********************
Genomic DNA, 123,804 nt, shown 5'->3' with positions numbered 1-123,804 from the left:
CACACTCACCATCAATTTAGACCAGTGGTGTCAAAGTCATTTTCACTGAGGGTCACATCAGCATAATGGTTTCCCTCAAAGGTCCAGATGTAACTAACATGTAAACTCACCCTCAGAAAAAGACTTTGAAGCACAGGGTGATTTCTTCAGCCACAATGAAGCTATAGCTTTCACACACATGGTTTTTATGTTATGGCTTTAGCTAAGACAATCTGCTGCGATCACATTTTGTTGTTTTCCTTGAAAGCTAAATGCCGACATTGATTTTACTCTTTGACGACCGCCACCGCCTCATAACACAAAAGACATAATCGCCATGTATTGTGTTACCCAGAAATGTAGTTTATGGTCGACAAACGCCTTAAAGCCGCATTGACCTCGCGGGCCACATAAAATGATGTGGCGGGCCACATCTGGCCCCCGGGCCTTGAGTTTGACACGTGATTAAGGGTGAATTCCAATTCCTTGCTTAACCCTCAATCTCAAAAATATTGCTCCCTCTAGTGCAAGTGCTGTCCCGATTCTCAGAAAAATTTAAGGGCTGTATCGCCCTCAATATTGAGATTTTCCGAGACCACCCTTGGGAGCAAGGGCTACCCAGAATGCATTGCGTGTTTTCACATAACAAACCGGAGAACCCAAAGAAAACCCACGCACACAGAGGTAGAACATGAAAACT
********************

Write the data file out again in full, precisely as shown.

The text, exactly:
Genomic DNA, 123,804 nt, shown 5'->3' with positions numbered 1-123,804 from the left:
CACACTCACCATCAATTTAGACCAGTGGTGTCAAAGTCATTTTCACTGAGGGTCACATCAGCATAATGGTTTCCCTCAAAGGTCCAGATGTAACTAACATGTAAACTCACCCTCAGAAAAAGACTTTGAAGCACAGGGTGATTTCTTCAGCCACAATGAAGCTATAGCTTTCACACACATGGTTTTTATGTTATGGCTTTAGCTAAGACAATCTGCTGCGATCACATTTTGTTGTTTTCCTTGAAAGCTAAATGCCGACATTGATTTTACTCTTTGACGACCGCCACCGCCTCATAACACAAAAGACATAATCGCCATGTATTGTGTTACCCAGAAATGTAGTTTATGGTCGACAAACGCCTTAAAGCCGCATTGACCTCGCGGGCCACATAAAATGATGTGGCGGGCCACATCTGGCCCCCGGGCCTTGAGTTTGACACGTGATTAAGGGTGAATTCCAATTCCTTGCTTAACCCTCAATCTCAAAAATATTGCTCCCTCTAGTGCAAGTGCTGTCCCGATTCTCAGAAAAATTTAAGGGCTGTATCGCCCTCAATATTGAGATTTTCCGAGACCACCCTTGGGAGCAAGGGCTACCCAGAATGCATTGCGTGTTTTCACATAACAAACCGGAGAACCCAAAGAAAACCCACGCACACAGAGGTAGAACATGAAAACT